To read the QR codes on the tree signs in the park, you must have a smartphone equipped with a camera and a QR code reader app. If you do not have already this app download a QR code reader/scanner app. It is easy and most QR readers are free. Open the app and center the QR code within the square outline on the screen. Try to steady your hand while you center the QR code in the square. Depending on the app you use, the page linked to the URL stored in the QR code or directions to open the link to the page will show on the screen of your phone. The page has information on the tree you are looking at.
One of the most enjoyable aspects of arboriculture is the variety of unusual situations that we encounter each day. Every job presents its own unique set of challenges that often require some creativity to solve.
We were recently called in by a contractor for the New Jersey Dept. of Transportation to advise them on the best way to remove a long dead elm stump that had grown into the foundation of an historic grist mill on the Stoney Brook River in Princeton New Jersey. In fact, the 30 foot tall laid stone wall in the image below is the only remaining portion of the Quaker Settlement Mill that was one of the first structures built in Princeton in the 1670’s. The Quaker Meeting House was erected a few hundred yards away and by 1700 this was a thriving community. Seventy seven year later years later having crossed the Stoney Brook Bridge where the Mill was located, Washington’s troops fought the Battle of Princeton in Clarke’s orchard a half mile away.
The wall is bowed in spots and the cement chinking has largely eroded. Many of the red shale stone that make up this structure are loose or have fallen out. Additionally the wall is located less than three feet from a busy State Highway that accommodates over 30,000 vehicles a day, many of them heavy trucks that rattle this compromised structure and daily threaten to collapse it. For over 70 years an American elm grew at the base of the wall and established a robust root system that worked its way into many of the cracks and interstices between the stones, uplifting and pushing aside an entire two foot section. Then, perhaps 10-15 years ago this elm, like so many others, succumbed to Dutch Elm Disease and was cut down. The final cut was made at two feet and the stump was left in place to rot.
In early February of 2017, a heavy rainstorm took out a section of the bridge abutment and it became clear that emergency repairs would have to be made, including rebuilding and repointing of the last remaining wall of the Mill. Before that could happen all remnants of the elm stump would have to be removed. However, close inspection revealed that the area between the wall and the stump was very unstable and that hasty or careless removal of the stump might cause the wall to collapse. Our suggested course of action was to first erect a protective support structure and then to release the roots on the back side and lift the stump remnant with an excavator with a thumb attachment. The embedded roots would be exposed with an air spade and removed with a hammer and chisel. Quick drying hydraulic cement would be used to fill in the voids as the work progresses.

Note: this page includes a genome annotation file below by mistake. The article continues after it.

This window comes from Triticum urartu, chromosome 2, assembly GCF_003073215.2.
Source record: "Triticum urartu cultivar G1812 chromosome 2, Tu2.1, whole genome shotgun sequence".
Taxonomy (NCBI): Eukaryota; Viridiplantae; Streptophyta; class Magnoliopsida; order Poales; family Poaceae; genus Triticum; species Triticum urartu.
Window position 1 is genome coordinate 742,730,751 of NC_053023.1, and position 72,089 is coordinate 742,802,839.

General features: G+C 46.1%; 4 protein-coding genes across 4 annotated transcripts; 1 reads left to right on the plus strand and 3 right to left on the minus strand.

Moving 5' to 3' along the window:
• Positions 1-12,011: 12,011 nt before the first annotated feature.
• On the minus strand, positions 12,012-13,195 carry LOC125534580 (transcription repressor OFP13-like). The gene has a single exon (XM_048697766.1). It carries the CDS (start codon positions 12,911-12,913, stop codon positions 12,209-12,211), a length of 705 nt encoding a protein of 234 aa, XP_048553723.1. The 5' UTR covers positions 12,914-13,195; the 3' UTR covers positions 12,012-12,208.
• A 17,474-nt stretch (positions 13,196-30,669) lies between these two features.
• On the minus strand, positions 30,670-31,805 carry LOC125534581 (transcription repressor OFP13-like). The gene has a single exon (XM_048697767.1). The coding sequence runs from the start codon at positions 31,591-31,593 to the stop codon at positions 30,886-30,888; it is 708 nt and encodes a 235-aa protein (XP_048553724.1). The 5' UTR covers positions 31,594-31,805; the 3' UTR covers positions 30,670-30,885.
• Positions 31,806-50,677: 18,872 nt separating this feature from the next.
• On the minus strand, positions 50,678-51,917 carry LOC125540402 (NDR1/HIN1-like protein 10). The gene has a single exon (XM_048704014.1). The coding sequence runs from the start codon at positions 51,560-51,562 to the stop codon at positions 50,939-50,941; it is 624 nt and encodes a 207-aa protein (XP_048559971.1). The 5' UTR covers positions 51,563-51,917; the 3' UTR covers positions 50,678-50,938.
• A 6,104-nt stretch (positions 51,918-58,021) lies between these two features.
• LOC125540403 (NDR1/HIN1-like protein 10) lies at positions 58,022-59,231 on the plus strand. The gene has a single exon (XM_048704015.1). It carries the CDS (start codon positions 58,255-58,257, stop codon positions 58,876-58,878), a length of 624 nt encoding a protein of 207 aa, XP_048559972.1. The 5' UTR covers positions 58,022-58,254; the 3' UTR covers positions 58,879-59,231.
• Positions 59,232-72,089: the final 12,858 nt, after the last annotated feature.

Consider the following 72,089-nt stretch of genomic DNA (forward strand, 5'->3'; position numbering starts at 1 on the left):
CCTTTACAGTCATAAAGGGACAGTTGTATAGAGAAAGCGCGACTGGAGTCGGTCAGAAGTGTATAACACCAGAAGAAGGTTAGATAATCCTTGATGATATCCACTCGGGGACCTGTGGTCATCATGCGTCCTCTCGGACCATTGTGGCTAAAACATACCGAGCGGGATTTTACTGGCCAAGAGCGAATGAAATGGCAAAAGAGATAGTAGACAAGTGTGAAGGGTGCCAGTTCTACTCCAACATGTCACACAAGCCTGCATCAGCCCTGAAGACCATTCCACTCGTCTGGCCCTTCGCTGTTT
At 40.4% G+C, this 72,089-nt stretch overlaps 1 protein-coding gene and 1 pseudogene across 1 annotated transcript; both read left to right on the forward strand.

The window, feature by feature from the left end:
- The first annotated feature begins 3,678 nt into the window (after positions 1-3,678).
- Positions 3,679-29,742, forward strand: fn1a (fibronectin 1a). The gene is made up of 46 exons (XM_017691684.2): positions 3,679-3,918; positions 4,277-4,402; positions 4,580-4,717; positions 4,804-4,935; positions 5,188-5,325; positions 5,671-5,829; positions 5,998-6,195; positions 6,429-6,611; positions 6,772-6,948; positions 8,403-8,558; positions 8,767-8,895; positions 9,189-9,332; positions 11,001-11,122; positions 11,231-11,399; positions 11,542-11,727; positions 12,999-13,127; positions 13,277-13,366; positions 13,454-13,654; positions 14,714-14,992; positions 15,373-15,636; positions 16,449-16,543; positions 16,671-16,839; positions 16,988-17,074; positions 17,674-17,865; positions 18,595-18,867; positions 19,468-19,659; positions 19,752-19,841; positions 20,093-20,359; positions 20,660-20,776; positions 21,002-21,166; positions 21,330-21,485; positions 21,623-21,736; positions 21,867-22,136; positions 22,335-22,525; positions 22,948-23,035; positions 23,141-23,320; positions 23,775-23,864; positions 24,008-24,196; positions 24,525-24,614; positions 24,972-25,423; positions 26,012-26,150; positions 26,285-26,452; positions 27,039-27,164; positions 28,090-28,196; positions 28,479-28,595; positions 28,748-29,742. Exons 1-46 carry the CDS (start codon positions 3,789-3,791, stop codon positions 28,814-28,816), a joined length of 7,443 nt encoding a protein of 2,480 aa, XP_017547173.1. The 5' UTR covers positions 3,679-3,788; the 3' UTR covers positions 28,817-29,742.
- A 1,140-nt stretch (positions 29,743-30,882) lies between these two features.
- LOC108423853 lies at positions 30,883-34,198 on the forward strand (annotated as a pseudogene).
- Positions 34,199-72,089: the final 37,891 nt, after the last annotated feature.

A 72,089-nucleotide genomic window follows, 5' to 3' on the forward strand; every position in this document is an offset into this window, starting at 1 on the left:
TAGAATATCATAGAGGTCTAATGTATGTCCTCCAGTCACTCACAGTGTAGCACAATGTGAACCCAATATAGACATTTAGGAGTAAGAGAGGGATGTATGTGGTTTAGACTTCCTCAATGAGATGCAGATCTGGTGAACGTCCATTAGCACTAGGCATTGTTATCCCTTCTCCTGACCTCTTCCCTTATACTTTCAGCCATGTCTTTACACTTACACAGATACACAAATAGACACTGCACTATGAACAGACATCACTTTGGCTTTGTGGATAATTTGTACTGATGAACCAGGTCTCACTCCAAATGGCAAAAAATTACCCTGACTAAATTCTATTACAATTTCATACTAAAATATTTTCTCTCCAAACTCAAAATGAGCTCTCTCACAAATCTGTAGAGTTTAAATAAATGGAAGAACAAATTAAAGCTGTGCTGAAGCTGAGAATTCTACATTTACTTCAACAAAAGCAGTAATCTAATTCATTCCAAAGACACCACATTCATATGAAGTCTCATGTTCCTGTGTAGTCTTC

Hopefully a bit of creative thought and careful workmanship in the removal of these physical roots will help us to preserve some of our historic roots for a few more years.
Evie Timberlake and Becca Clemente organized with Eve Mandel of Historical Society a tour of the park led by Bob Wells and Roly Machold on Saturday, April 8th. At the outset of the tour, we distributed to approximately 30 people a short history of the Park and some of its trees, as well as Park pins and Marquand Park library bookmarks. Everyone welcomed the handouts and enjoyed the tour. When the tour concluded, a number of people stayed to discuss the Park and the Foundation.
THE OAK ABOVE ME
Something there is that loves a century old tree,
An oak reaching skyward, way up above me,
And branching out forever.
That was here long, long before,
I was a twinkle in my father’s eye,
That abided time, and watched down below,
As some of my ancestors walked on by.
The mischief of chain saws is another thing,
The buzz of the ripping saw loudly rings,
Louder than bells that toll for trees,
A sound that brings me down, down to my knees.
One day the neighbor sent a notice to me,
The Oak that sheltered my tiny yard,
Where I’d come to enjoy my privacy,
Leaned a bit out above his roof, so he,
Proposed to shape it “professionally”.
The leaves were down, the crew arrived,
Carving up all, whatever they’d see,
But stood there waiting before they’d attack,
To watch me standing under my tree.
I frantically phoned, and the neighbor came,
An absentee owner in a classic car,
Retired now, and living afar,
But he who couldn’t stop worrying
That a healthy branch might someday fall,
And damage his investment property:
A tree as healthy as it could be.
An ultimatum was issued aloud to me,
He could cut it be right at the property line,
Or handle the problem “professionally”.
He meant with insensitivity!
Before I’d cut, I’d try to see,
By sitting below, who uses the tree,
I’d ask to whom I might give offense,
Before I hid behind precedents,
And claimed the sky as my property.
He parted of course, his crew maimed my tree,
Only half is left, which belongs to me,
His rights protected, a century now gone
No branches hang over his asphalt lawn,
Did he ever care for the tree or me,
No, he handled us both “professionally”.
Now I wonder if he knew what he was cutting off,
Something there is that doesn’t love half a tree,
Or a neighbor who hides constitutionally,
This poem’s for him, it’s the mischief from me.
James W Firestone
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